The European Plant Science Organisation (EPSO) welcomes the ongoing European Commission (EC) study on new genomic techniques (NGTs). These are defined as techniques capable of changing the genetic material of an organism, which have emerged or have been developed since 2001. In this statement, EPSO refers specifically to genome editing leading via mutagenesis (point mutations or other modifications existing in nature) in plants and products obtained thereby.

EPSO members remarked that the implementation of GMO legislation with regard to NGTs did not cause any major technical obstacles, but represents a major administrative and financial burden, leads to increasing space constraints in GMO facilities, drastically reduces the number of field experiments, causes problems with the status of incoming germplasm, and has a negative impact on funding and on bringing products to the market.

Despite these constraints, fundamental and applied research on NGTs and NGT products is still blooming in Europe and concerns over 50 plant species. Although the ECJ ruling of 2018 led to widespread demotivation and reduced funding, efforts continue to increase the range of species and of genotypes in which NGTs can be applied, to further enrich the binding and/or cutting features of Cas9-like enzymes, and to generate the knowledge needed to improve traits by NGTs. A research gap exists in the comparison of NGTs to older techniques with a history of safe use.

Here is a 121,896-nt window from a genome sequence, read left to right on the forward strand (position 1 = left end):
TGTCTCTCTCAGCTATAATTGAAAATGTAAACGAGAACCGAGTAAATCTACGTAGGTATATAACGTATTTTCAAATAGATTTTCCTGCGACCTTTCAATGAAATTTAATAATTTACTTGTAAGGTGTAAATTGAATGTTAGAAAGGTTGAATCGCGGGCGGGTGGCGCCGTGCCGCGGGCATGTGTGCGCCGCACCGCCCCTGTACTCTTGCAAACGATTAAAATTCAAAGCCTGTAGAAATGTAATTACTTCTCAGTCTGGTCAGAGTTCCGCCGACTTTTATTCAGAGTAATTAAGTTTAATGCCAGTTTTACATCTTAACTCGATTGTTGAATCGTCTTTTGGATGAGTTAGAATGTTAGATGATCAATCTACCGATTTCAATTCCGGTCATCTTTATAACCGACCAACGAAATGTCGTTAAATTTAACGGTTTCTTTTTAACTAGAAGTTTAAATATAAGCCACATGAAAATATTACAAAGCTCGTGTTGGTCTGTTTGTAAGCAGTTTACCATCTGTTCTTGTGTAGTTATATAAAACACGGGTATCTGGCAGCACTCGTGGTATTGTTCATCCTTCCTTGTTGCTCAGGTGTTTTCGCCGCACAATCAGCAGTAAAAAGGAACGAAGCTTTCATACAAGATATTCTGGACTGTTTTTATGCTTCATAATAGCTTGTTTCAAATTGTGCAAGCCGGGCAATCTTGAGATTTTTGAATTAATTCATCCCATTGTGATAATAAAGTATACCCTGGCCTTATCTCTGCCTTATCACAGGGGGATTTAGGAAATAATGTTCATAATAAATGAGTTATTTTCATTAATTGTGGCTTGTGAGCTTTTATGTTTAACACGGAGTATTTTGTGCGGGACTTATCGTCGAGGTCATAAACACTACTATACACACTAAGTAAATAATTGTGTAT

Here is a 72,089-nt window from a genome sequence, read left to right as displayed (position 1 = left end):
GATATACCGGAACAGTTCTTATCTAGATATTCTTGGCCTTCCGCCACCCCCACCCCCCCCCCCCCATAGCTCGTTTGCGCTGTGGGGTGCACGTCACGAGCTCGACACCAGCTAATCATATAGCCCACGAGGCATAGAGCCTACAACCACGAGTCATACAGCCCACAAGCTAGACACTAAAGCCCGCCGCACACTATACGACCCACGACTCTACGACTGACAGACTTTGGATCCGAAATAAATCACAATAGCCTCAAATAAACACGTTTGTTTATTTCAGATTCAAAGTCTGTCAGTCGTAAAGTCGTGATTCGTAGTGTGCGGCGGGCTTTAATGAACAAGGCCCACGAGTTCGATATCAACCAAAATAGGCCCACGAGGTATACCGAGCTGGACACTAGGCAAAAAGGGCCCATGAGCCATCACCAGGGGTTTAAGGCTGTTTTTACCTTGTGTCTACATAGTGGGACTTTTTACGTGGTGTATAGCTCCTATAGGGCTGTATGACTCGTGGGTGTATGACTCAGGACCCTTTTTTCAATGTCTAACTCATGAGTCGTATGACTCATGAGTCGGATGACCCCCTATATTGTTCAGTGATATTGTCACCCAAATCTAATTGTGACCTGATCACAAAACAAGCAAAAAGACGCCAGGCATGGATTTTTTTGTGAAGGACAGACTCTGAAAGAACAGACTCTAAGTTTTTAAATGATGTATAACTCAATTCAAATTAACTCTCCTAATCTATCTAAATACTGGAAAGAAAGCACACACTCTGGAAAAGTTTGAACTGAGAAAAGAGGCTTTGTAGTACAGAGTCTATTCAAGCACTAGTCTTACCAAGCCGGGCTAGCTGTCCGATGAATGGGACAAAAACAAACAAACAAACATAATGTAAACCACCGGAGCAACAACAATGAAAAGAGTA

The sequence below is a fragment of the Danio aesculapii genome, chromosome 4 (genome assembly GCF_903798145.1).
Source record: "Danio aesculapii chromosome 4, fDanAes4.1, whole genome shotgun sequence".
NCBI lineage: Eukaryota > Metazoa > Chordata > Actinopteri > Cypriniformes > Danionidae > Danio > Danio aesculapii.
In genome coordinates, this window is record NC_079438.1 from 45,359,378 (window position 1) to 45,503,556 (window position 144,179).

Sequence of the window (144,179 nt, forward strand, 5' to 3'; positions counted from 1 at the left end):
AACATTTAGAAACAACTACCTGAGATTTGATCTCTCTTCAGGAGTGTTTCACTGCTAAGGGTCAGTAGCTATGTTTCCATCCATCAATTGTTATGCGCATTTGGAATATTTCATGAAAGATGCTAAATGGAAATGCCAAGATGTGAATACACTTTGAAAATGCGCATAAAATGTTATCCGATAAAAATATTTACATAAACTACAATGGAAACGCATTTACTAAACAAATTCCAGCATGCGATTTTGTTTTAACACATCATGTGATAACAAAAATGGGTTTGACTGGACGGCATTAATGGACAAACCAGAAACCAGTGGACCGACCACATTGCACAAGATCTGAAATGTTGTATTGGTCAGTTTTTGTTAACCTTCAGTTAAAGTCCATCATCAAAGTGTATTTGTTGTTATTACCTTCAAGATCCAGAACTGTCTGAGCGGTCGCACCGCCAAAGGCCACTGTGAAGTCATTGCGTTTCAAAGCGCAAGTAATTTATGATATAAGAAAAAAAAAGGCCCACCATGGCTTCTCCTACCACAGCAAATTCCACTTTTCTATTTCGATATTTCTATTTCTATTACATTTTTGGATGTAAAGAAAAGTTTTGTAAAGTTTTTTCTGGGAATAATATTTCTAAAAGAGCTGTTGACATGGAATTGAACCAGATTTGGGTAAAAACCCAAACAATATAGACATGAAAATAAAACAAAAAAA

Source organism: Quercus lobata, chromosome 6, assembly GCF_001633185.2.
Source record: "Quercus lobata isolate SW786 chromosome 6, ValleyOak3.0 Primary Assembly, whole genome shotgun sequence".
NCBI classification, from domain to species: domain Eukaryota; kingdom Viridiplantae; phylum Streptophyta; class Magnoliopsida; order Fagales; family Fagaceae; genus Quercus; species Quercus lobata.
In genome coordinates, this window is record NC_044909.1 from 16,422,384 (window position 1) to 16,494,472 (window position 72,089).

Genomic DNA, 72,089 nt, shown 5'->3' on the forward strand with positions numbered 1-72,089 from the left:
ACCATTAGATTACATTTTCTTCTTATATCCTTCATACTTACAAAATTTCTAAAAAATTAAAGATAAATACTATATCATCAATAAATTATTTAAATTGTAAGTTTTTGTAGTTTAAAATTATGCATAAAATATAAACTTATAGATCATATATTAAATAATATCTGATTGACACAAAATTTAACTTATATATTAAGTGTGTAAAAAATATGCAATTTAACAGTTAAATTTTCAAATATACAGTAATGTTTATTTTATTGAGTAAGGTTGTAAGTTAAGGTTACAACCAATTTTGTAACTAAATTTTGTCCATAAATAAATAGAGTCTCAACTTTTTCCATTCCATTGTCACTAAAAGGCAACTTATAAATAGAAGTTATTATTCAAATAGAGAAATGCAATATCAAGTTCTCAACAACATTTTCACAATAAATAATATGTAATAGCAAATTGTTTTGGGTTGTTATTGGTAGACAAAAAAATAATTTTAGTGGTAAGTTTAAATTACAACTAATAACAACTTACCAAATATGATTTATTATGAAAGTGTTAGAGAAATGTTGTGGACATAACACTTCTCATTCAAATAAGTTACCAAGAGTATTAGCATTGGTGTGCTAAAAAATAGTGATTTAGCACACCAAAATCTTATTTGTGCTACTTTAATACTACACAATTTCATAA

NGTs and NGT products present numerous benefits and opportunities since they are a tool of choice to address major challenges to agriculture in Europe and worldwide, such as the overuse of pesticides and inputs, climate change, crop monocultures, and the desire for improved food and feed. NGTs can contribute to meeting and managing these challenges by enhancing genetic progress towards more diverse, better adapted, and yet high-yielding plant varieties.

EPSO did not note any specific concerns on NGTs or NGT products but identified obvious challenges. The detection of NGTs in foreign germplasm and products is not feasible, SMEs are not able to play a notable role due to the high cost of licence fees and of regulatory approval, and patents on NGTs and NGT traits raise questions on access to NGT technology and its coexistence with plant variety rights. Safety concerns should not differ from those relevant to plants obtained using methods with a history of safe use, because NGT mutations could also arise in nature or during conventional breeding programs. Off-target events can easily be reduced to a level similar to that of spontaneous mutations occurring during natural plant reproduction in conventional breeding.

The real question on ethical aspects is not whether NGTs or NGT products as such are acceptable, but whether the use we make of them supports commonly accepted values and avoids harm to humans and the environment. It would be ethically problematic to reject NGTs having beneficial traits, provided they are not considered to pose a higher risk to humans or the environment than similar varieties developed by conventional methods.